Gannets at Muriwai
morus serrator (Australasian Gannet, takapu)
There are a number of gannet colonies around New Zealand, 3 of them
on the mainland:
(near Napier), and
(northern end of South Island). Cape Kidnappers is the largest,
where visitors can come extremely close to the birds,
whilst Muriwai is the most accessible site
(especially if you live in Auckland!).
Over the last few years I have made many visits to the Muriwai gannet
colony: to enjoy the rugged scenery, to take photographs of the birds,
and to let the wind blow the cobwebs away. This website wants to share
some of the experience, and in a small way pay tribute to the
Auckland Regional Council who administers
Muriwai Regional Park
which incorporates this bird refuge.
A website about the Kumeu District
informs about the region, as does this Kumeu Coast and Country site.
A diary of observations
14 July, 2002: visited Muriwai in glorious sunshine, although the wind was cold.
There were just under 40 gannets on Motutara Island, just under 30 on the southern point, a few in the air (and none on the northern point). A seal, less than 1 m in length, was sleeping near the gate by the entrance to the beach.
Over a period of time (October 98 to January 99) I made relatively
frequent visits to Muriwai and documented my observations
From time to time people write to me with questions or comments
about gannets. Here is one
of the questions which I found very interesting, but I have no
clue as to an answer. If you can contribute anything (a reference,
a story, use of symbolism - whatever) please contact me at
Do you know anything about gannets in legends or folklore, or
symbolism related to gannets? (It does not have to relate to
Australasian gannets, any kind will do.)
History of the gannet colony
On the island of Oaia
off the coast of Muriwai (NW of Auckland)
a gannet colony established early in the 20th century. Since
around 1975, birds began nesting on the cliffs of Muriwai due to overcrowding
on the island (first on
spilling over to the mainland
at Otakamiro Pt in 1979---originally only to the southern
point, then also to the northern point, and now possibly spreading further).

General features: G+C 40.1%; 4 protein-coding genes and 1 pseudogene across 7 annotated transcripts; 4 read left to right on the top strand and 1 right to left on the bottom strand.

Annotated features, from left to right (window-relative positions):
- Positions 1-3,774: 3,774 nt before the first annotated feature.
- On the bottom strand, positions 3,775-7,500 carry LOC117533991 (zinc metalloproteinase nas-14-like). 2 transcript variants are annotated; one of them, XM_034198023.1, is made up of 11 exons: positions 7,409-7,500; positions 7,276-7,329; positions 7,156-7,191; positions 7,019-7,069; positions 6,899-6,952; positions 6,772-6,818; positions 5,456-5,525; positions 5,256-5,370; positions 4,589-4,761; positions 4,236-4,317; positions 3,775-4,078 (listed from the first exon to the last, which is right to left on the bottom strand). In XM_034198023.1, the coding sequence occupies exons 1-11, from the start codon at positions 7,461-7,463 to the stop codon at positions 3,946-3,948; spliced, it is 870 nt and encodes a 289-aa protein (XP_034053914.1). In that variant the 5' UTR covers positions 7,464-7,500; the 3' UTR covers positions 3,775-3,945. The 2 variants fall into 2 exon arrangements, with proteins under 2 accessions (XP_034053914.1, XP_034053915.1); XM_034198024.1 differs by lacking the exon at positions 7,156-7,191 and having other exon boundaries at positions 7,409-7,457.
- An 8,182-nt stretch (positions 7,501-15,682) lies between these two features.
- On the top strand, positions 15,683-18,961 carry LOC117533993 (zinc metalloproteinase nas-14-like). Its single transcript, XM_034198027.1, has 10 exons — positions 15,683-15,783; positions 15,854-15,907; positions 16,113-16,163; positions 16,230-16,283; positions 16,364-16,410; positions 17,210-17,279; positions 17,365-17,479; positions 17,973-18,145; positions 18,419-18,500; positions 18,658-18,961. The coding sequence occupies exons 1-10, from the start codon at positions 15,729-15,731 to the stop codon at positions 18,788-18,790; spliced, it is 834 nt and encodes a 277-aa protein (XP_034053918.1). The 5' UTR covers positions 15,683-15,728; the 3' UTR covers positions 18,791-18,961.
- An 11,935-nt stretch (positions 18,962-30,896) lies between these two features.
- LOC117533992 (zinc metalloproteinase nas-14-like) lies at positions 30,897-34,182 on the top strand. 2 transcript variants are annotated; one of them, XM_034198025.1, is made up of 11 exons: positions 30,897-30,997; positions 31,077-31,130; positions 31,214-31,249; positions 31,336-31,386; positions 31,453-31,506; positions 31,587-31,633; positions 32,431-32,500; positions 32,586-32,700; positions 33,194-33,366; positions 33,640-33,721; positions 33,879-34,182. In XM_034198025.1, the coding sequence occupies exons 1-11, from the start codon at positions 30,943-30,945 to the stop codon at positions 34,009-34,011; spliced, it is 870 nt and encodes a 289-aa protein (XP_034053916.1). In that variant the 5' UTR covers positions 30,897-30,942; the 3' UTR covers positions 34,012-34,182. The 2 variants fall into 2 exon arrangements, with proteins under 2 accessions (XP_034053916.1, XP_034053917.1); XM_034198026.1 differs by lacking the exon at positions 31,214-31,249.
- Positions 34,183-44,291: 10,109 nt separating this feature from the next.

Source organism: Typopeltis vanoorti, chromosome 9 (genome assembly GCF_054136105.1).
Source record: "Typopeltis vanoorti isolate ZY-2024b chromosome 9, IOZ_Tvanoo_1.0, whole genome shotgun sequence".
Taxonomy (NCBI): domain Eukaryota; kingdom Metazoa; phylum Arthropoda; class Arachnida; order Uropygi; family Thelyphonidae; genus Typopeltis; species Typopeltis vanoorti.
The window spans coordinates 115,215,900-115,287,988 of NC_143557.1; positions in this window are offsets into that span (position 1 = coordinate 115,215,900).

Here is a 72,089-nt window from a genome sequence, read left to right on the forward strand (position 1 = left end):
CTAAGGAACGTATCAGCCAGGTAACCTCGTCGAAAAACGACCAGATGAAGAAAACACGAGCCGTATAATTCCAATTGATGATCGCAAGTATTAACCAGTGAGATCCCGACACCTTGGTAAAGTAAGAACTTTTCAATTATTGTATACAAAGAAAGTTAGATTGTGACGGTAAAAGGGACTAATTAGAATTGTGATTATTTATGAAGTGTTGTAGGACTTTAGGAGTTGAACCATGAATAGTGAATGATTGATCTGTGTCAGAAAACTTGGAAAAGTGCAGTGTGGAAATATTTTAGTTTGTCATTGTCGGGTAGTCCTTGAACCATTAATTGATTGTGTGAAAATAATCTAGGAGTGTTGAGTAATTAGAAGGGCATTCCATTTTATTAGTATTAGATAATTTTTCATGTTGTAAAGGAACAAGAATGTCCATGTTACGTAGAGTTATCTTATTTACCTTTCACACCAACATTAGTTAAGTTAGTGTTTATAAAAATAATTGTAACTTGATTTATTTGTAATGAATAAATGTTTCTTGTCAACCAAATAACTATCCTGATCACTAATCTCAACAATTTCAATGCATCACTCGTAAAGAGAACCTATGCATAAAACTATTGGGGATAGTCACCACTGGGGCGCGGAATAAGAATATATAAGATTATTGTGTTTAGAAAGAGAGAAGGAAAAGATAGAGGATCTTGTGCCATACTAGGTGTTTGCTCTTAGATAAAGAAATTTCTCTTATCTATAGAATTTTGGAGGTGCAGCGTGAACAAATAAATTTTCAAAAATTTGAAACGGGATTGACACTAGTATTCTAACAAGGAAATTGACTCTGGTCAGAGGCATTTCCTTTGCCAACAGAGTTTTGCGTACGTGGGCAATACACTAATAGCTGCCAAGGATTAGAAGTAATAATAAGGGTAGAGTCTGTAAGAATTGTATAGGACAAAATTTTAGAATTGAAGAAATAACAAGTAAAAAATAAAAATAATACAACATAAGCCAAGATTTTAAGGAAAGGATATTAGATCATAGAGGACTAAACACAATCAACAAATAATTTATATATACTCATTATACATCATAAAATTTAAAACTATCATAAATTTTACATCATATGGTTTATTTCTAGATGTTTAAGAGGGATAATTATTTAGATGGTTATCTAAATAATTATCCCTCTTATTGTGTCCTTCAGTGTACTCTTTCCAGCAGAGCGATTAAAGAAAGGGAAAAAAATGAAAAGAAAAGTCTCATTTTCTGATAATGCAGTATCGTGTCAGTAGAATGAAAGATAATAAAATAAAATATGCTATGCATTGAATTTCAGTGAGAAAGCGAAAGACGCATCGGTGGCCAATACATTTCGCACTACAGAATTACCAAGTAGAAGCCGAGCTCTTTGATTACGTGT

In 1979 the Auckland Regional Council (then ARA) established
the Takapu Refuge with the help of the
Royal Forest and Bird Protection Society.
In September 1995 concern was raised about a sudden
inexplicable reduction in gannet numbers:
in just 6 weeks the Muriwai gannet population had dropped
from about 1400 down to 226.
But equally mysteriously, the gannets returned shortly after
(cf. New Zealand Herald, 23/9/95),
and, if anything, are set to expand their nesting sites on the mainland.
For a shorter period (October/November to January) the ledges of the cliffs
below the gannets are inhabited by white-fronted terns.
These birds are smaller than gannets,
flying rather like large swallows. (The terns were in fact
displaced from the high ground
when the gannets started to colonise Motutara Island and
Some data about gannets
I have only once seen a juvenile bird cruising
around the colony amongst the adults.
This bird did land on Motutara Island, eventually.
All other juveniles (3 or 4 only) that I observed taking off headed west
in a straight line, and I lost sight of them in the end.
- wingspan up to 180 cm
- overall length 90 cm
- a single egg is laid around September/October/November
- incubation time about 44 days
- chicks stay in the colony until February/March
- the birds then migrate to Australia, returning after 2-6 years
- it is said that (after weeks of furious flapping of wings on land)
the first flight of the juvenile birds takes them to their destination